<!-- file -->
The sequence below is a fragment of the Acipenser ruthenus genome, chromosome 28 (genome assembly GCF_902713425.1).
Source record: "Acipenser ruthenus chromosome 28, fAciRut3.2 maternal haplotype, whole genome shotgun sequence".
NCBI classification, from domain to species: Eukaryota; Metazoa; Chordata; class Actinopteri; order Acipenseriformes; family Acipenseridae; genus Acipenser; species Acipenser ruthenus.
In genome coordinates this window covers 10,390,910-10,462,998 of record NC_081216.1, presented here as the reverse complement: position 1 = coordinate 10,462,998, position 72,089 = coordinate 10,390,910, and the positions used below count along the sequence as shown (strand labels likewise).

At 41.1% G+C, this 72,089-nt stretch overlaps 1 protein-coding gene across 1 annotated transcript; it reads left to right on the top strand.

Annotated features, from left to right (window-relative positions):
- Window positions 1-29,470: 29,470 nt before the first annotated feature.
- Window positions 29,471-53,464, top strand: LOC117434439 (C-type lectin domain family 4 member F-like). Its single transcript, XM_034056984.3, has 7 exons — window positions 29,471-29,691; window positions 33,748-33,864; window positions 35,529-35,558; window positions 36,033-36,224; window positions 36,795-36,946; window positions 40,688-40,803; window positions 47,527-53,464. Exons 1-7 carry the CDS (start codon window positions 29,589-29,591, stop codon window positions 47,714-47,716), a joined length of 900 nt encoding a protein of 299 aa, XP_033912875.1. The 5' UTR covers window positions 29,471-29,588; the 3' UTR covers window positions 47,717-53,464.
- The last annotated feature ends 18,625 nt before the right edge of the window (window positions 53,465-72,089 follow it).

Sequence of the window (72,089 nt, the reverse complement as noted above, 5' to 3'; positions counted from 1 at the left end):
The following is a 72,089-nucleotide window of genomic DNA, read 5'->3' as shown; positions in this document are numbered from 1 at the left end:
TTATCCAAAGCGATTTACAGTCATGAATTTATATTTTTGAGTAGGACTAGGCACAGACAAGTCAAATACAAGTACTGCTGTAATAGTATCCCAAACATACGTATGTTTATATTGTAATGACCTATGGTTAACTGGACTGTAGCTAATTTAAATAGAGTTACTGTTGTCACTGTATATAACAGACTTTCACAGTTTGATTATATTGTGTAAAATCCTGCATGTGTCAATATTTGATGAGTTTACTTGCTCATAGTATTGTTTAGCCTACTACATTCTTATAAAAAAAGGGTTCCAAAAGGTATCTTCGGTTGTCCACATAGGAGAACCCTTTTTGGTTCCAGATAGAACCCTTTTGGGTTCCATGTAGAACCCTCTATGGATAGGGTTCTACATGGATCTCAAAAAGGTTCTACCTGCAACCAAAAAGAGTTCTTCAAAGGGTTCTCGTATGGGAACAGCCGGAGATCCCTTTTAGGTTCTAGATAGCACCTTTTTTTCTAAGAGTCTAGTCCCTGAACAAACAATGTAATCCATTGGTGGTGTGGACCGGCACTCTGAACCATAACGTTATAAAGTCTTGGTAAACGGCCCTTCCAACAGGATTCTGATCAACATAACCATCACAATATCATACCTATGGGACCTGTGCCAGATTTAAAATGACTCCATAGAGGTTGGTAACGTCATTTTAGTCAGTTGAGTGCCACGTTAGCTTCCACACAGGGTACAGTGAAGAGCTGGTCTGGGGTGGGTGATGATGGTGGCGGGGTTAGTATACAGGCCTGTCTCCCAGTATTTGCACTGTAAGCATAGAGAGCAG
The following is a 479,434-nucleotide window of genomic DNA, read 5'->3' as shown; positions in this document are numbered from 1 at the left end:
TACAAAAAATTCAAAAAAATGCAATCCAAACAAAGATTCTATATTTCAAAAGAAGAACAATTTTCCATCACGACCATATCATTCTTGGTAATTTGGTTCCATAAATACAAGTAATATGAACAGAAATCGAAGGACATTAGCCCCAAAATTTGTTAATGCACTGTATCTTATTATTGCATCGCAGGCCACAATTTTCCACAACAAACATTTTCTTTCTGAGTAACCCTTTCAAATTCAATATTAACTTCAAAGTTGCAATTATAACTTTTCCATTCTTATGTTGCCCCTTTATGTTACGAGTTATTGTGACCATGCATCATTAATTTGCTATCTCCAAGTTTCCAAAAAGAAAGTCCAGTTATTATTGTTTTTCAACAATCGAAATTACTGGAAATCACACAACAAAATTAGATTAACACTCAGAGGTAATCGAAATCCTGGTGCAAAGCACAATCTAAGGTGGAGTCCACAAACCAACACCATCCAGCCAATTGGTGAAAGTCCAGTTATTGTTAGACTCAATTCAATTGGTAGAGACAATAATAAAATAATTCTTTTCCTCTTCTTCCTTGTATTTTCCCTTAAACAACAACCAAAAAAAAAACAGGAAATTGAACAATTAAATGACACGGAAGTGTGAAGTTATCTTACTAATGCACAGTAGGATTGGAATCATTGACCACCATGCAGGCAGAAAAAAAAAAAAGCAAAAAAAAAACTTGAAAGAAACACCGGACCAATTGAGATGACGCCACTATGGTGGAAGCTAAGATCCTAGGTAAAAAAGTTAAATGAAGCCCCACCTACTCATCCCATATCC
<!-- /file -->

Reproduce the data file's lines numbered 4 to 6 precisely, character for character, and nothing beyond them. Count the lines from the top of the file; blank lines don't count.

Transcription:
In genome coordinates this window covers 10,390,910-10,462,998 of record NC_081216.1, presented here as the reverse complement: position 1 = coordinate 10,462,998, position 72,089 = coordinate 10,390,910, and the positions used below count along the sequence as shown (strand labels likewise).

At 41.1% G+C, this 72,089-nt stretch overlaps 1 protein-coding gene across 1 annotated transcript; it reads left to right on the top strand.

Annotated features, from left to right (window-relative positions):